What is it?
Project Management 2.0 isn't really that significant of a change from regular project management. What it is truly about is the ability for distributed teams to collaborate on projects. The concept of a geographically dispersed team tied together with Web 2.0 technology. PM best practices are still important - they still apply if you want to give your projects and teams the greatest chance for success. What's really different is the level of complete control the project manager has over the status of the project through collaborative tools and the amount of collaboration that can happen on the project.
There are understandably some perceived pros and cons associated with the concept of PM 2.0. Everyone has their argument and many aren’t interested in change or turning over control to traditional practices.
As mentioned, some PM camps see turning over areas of control to the project as a bad thing. When our teams are traditionally becoming more dispersed, this is actually a good thing. Team work is as important as ever, but we must do it in a different way in order to be productive and responsive to what must happen on our projects. Involving the team in project status management and ownership of task status is a good thing in almost every instance. Responsibility for collaborating and maintaining up to date project information on tasks breeds stronger ownership of those tasks and for the goals and missions of the project as a whole. The project manager still retains overall ownership of the project schedule and project oversight, and must ensure that the integration of key project management information into a central repository is actually happening – nothing changes there.
Collaborative project management is also a green concept. Using collaborative tools such as web-based ‘in the cloud’ project management and business tools like web-based PM software, wikis and knowledge sharing sites, and social media avenues like closed Facebook groups and Twitter to share information with team members and customers allows for more online work and remote management. Travel for ‘onsite’ meetings is decreased and printing of hardcopy schedules and status reports is decreased.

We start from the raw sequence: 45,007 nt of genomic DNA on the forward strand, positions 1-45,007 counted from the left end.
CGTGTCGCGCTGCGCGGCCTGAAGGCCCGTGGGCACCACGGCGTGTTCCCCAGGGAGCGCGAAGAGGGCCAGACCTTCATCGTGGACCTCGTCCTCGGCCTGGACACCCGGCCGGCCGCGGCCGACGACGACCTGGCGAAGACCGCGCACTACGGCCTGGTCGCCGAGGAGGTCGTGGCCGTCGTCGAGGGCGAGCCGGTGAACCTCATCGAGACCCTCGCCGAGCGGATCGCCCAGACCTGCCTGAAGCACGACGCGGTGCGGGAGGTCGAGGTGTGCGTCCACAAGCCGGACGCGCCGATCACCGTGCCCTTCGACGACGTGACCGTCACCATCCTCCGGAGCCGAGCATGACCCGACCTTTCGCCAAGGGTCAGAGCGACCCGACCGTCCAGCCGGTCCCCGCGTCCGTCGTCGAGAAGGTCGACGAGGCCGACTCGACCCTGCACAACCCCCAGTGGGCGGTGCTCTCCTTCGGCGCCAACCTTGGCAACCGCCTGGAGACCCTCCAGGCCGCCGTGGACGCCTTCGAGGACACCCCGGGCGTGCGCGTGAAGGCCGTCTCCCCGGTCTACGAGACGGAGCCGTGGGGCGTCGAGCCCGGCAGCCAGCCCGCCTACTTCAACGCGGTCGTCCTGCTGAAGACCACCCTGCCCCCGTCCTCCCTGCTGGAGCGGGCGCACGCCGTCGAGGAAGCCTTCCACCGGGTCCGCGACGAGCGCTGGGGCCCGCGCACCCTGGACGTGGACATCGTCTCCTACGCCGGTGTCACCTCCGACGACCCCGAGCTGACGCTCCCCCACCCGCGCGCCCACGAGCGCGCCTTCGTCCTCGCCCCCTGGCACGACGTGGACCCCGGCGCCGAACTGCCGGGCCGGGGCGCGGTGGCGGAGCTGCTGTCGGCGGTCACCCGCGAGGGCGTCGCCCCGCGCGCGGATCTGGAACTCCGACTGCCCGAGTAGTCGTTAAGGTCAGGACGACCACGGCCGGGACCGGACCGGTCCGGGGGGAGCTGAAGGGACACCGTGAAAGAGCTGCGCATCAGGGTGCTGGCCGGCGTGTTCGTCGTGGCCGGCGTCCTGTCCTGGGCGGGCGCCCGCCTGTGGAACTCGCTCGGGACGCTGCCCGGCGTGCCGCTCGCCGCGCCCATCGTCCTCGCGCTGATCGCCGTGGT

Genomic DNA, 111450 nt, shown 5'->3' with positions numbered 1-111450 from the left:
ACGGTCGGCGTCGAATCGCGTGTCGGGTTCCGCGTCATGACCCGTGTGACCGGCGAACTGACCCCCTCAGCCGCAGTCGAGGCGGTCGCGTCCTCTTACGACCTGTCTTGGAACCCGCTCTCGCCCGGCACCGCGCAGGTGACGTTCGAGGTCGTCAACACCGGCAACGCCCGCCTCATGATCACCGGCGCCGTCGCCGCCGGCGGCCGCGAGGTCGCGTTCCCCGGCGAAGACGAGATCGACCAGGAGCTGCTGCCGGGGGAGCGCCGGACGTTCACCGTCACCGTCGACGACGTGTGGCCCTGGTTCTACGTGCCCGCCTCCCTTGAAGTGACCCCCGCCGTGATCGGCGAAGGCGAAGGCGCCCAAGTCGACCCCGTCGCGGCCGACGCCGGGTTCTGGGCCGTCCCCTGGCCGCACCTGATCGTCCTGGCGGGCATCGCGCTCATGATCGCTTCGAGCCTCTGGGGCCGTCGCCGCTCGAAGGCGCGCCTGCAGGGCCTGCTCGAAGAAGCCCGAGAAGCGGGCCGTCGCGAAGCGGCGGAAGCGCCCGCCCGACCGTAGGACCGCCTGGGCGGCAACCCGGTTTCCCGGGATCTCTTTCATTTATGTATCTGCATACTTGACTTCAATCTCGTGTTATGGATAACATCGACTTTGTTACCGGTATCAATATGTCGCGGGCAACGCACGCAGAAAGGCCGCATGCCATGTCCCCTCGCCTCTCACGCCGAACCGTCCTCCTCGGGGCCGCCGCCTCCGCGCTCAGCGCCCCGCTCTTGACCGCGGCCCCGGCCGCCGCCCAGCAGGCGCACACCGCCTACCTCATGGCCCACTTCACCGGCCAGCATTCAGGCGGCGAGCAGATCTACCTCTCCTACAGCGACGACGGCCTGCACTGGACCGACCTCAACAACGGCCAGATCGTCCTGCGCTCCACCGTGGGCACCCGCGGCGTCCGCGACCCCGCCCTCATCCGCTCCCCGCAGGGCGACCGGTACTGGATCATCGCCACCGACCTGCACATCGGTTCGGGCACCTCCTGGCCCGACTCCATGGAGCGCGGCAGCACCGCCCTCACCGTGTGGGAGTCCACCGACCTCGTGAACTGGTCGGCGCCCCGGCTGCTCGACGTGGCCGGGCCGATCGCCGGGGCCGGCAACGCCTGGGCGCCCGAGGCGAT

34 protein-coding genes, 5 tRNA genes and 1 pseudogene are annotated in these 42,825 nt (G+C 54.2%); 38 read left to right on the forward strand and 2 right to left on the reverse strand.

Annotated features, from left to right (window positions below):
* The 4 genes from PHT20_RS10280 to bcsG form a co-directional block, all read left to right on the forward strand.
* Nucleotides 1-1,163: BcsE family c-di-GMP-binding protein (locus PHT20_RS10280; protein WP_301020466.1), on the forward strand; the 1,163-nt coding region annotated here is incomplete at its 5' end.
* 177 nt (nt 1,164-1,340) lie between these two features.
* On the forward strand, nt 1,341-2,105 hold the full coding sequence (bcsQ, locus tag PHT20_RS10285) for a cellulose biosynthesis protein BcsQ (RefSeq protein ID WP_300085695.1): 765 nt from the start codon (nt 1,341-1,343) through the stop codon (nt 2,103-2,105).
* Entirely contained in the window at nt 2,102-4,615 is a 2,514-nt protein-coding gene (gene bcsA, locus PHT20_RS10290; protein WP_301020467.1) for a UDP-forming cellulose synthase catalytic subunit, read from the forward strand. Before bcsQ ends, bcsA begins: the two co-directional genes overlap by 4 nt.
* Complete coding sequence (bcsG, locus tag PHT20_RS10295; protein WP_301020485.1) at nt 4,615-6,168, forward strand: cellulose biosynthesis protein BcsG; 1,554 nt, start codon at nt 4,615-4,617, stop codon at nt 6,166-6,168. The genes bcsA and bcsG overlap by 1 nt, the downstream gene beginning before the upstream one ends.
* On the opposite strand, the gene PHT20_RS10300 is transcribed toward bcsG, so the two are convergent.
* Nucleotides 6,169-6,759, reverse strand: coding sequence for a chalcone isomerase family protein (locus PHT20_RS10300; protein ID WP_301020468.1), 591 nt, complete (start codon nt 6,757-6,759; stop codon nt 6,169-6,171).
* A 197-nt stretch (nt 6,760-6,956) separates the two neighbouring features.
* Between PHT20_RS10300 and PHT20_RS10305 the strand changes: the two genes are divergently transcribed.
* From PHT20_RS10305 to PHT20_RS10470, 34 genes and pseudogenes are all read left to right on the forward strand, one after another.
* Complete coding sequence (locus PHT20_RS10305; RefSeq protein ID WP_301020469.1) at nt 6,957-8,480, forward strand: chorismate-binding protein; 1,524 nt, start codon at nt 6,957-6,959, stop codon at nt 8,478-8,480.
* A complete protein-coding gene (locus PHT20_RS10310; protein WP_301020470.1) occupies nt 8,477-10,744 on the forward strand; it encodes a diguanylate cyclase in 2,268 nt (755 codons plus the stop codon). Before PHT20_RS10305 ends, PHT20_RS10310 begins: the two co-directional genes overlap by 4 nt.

One major concern organizations have over PM 2.0 and the ability for it to be scalable to large projects. Many corporations still feel that a desktop solution with an onsite project manager or a fully onsite team is the answer to control, productivity, management, and customer service and satisfaction. Reality tells us, however, that it can be very productive. Many professional service organizations that are producing on project engagements for customers around the world have gone to a virtual team concept necessitating PM 2.0 type project management and collaboration as a means to remain productive and proactive. In those cases, relying on old school project management processes could cause failure and definitely would make it difficult for the PM, customer and team to have up to date project status and task information. And without that, success is extremely difficult. This is true for $20,000 projects as well as $20 million projects. Two-month engagements as well as two-year engagements.
Is PM 2.0 good or bad? I believe it is good, it is here today, it is necessary, and it is a likely and necessary transition – in today’s business world – from more traditional project management methodologies and communication practices to what best suites our project needs and our customers in today’s world. As I mentioned, best practices are still best practices. Those still must happen. Communication is still the most important responsibility for the project manager. And with organizations serving customers globally now rather than just locally, collaborative concepts that Web 2.0 and PM 2.0 technologies bring to us must be adapted and coordinated into the way we do business. Our customers expect it and we must deliver.